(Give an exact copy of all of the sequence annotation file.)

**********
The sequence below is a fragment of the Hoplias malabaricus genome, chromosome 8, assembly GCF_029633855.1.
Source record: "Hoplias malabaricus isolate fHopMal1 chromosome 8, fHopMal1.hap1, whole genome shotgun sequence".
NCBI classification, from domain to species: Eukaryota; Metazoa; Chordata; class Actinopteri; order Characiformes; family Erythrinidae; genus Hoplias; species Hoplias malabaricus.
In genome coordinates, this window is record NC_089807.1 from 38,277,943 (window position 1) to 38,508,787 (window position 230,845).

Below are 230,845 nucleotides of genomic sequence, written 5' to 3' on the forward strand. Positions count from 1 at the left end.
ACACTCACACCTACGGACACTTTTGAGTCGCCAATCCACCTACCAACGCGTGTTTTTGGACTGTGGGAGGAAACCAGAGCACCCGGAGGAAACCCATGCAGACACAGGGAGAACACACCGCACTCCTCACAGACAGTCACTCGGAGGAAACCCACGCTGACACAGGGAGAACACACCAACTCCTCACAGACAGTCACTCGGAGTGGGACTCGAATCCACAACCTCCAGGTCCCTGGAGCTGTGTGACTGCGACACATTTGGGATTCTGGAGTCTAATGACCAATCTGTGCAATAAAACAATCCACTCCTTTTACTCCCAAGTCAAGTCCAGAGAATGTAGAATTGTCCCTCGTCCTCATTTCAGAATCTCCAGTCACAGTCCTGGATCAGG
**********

The sequence below is a fragment of the Hoplias malabaricus genome, chromosome 8, assembly GCF_029633855.1.
Source record: "Hoplias malabaricus isolate fHopMal1 chromosome 8, fHopMal1.hap1, whole genome shotgun sequence".
NCBI classification, from domain to species: Eukaryota; Metazoa; Chordata; class Actinopteri; order Characiformes; family Erythrinidae; genus Hoplias; species Hoplias malabaricus.
In genome coordinates, this window is record NC_089807.1 from 38,277,943 (window position 1) to 38,508,787 (window position 230,845).

Below are 230,845 nucleotides of genomic sequence, written 5' to 3' on the forward strand. Positions count from 1 at the left end.
ACACTCACACCTACGGACACTTTTGAGTCGCCAATCCACCTACCAACGCGTGTTTTTGGACTGTGGGAGGAAACCAGAGCACCCGGAGGAAACCCATGCAGACACAGGGAGAACACACCGCACTCCTCACAGACAGTCACTCGGAGGAAACCCACGCTGACACAGGGAGAACACACCAACTCCTCACAGACAGTCACTCGGAGTGGGACTCGAATCCACAACCTCCAGGTCCCTGGAGCTGTGTGACTGCGACACATTTGGGATTCTGGAGTCTAATGACCAATCTGTGCAATAAAACAATCCACTCCTTTTACTCCCAAGTCAAGTCCAGAGAATGTAGAATTGTCCCTCGTCCTCATTTCAGAATCTCCAGTCACAGTCCTGGATCAGG